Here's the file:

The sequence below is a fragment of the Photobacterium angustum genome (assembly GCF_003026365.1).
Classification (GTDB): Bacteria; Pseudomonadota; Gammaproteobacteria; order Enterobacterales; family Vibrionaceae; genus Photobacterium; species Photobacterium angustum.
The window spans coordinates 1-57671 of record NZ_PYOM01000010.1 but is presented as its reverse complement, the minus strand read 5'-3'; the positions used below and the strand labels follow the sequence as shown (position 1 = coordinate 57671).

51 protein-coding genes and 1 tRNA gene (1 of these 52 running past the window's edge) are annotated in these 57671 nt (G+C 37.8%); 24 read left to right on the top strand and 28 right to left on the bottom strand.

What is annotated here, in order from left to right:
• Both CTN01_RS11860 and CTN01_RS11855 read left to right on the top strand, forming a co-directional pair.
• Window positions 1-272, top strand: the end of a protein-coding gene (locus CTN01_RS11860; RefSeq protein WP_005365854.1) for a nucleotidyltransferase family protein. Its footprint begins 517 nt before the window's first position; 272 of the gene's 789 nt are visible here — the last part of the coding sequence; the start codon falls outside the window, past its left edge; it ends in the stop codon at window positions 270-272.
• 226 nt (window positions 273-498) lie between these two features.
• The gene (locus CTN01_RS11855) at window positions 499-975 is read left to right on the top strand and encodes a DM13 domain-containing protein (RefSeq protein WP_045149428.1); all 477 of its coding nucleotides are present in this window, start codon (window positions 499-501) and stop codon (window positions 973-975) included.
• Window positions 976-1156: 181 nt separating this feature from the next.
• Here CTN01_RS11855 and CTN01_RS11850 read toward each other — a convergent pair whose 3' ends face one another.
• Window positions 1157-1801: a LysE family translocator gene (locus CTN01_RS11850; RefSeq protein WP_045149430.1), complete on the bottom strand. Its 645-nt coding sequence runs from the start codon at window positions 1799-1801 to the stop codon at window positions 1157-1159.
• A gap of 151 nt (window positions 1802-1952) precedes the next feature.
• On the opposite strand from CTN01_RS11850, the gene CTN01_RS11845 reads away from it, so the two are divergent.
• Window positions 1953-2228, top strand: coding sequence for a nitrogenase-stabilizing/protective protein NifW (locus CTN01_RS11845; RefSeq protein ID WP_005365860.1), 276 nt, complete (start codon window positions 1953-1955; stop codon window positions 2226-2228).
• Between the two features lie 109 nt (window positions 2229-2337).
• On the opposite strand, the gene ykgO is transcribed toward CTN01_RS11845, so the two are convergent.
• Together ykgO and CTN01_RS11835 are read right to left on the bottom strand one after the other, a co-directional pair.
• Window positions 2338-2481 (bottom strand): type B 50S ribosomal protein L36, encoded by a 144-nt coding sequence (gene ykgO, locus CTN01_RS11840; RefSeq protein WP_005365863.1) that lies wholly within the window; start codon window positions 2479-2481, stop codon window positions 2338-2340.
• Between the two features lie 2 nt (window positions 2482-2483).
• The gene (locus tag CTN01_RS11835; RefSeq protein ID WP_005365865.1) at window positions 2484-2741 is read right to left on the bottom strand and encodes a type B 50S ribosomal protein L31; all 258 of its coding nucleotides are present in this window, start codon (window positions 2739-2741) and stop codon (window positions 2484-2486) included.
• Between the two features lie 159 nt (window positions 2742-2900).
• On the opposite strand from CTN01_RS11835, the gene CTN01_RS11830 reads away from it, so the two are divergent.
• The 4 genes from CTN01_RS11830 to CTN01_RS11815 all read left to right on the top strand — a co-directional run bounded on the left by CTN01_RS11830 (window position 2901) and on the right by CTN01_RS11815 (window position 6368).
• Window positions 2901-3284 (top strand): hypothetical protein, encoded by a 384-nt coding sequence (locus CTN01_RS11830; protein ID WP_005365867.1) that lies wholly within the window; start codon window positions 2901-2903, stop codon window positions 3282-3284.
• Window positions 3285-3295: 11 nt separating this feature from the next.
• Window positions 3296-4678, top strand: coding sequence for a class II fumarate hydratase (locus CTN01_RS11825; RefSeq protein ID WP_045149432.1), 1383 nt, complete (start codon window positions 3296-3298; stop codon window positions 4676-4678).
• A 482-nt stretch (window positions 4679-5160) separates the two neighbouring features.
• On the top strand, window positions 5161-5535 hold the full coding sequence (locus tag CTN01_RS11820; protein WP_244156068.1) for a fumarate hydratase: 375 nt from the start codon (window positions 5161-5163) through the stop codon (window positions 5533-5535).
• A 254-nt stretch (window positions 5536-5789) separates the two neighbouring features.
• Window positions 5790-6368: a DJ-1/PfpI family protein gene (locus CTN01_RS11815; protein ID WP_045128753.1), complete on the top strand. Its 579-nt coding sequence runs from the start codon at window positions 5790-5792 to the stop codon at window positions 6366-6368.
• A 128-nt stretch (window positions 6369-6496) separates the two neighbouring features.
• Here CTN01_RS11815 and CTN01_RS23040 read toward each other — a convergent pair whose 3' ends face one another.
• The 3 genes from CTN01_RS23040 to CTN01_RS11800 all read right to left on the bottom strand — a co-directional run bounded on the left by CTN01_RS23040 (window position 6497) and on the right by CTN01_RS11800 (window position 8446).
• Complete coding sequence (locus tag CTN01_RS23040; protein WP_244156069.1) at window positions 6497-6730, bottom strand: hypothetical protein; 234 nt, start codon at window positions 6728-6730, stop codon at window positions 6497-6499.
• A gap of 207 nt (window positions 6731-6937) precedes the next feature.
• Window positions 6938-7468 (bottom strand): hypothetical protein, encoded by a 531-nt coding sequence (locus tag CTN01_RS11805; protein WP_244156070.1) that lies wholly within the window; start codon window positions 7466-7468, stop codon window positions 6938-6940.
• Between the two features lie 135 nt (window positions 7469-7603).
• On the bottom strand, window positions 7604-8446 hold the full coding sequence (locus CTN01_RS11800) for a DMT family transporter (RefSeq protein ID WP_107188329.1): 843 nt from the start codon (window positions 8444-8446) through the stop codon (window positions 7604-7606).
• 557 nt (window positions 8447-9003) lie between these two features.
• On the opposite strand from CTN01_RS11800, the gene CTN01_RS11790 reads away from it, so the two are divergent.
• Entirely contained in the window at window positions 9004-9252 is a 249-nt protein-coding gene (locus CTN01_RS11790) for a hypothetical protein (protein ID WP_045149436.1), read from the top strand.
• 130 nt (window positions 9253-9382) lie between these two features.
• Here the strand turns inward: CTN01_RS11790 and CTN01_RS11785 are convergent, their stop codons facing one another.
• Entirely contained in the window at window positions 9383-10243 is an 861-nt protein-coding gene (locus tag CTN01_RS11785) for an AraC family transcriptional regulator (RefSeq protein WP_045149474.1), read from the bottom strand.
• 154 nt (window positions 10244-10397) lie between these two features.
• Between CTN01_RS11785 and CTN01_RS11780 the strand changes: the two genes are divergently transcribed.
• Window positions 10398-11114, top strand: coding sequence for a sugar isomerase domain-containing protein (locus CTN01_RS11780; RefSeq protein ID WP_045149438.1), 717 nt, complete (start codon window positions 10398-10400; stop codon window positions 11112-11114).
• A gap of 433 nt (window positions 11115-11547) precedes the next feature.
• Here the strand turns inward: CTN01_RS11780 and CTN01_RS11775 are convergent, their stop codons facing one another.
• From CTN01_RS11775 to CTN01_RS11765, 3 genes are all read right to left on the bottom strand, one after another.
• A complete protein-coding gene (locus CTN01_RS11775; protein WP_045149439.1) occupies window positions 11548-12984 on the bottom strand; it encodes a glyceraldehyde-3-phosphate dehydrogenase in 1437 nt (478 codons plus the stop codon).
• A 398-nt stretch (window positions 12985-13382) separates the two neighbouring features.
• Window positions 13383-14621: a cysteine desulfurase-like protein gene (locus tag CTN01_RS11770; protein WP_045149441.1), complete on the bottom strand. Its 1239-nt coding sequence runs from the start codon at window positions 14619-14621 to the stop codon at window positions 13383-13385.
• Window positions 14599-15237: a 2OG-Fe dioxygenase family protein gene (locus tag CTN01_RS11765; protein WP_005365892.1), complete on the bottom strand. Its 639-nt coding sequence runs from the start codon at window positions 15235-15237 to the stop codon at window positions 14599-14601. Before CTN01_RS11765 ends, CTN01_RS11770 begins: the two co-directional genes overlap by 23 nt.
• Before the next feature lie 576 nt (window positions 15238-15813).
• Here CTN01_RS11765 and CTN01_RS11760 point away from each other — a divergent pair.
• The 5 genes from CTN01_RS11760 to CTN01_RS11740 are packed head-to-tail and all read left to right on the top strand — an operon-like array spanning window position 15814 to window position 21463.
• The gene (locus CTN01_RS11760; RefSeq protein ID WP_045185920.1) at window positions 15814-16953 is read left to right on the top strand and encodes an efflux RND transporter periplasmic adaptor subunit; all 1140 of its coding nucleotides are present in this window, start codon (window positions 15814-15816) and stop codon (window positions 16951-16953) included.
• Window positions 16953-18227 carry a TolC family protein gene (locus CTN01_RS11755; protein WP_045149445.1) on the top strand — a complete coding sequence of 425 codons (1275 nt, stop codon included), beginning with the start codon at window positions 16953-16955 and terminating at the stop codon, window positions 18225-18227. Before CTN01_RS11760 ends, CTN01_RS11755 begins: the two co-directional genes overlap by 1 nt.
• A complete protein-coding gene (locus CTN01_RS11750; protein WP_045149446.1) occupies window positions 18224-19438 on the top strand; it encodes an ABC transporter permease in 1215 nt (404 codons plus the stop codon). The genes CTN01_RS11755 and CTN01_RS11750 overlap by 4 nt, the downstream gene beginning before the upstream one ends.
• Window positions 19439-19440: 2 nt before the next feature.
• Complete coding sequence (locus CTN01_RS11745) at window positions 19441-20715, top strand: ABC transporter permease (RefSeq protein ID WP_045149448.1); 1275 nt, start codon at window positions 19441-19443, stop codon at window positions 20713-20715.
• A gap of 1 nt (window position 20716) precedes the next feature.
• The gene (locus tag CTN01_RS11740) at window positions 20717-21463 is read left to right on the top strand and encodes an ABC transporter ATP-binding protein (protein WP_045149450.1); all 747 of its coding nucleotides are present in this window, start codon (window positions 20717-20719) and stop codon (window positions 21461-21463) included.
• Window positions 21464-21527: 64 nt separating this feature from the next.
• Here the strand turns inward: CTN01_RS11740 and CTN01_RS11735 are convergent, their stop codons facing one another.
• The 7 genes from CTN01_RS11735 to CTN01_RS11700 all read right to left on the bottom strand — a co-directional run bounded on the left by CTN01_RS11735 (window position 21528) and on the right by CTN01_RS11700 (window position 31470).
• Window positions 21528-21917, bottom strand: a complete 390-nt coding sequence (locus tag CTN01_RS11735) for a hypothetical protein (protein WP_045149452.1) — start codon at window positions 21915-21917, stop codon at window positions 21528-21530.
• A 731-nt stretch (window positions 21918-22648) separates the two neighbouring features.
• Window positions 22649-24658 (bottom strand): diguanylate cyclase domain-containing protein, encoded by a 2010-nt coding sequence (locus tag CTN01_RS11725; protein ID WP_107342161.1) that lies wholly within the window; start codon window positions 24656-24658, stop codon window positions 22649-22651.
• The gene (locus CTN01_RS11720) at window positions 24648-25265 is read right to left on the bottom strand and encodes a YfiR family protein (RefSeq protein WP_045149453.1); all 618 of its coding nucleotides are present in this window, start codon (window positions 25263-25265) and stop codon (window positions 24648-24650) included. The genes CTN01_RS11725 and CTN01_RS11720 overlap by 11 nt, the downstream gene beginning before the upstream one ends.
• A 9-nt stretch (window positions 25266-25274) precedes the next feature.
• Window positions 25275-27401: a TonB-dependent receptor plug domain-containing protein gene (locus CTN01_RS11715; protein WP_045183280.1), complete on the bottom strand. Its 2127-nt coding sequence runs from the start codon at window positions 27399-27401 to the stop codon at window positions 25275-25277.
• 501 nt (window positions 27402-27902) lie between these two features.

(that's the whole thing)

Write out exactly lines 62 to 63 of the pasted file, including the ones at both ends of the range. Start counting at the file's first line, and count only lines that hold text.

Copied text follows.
• Window positions 19439-19440: 2 nt before the next feature.
• Complete coding sequence (locus CTN01_RS11745) at window positions 19441-20715, top strand: ABC transporter permease (RefSeq protein ID WP_045149448.1); 1275 nt, start codon at window positions 19441-19443, stop codon at window positions 20713-20715.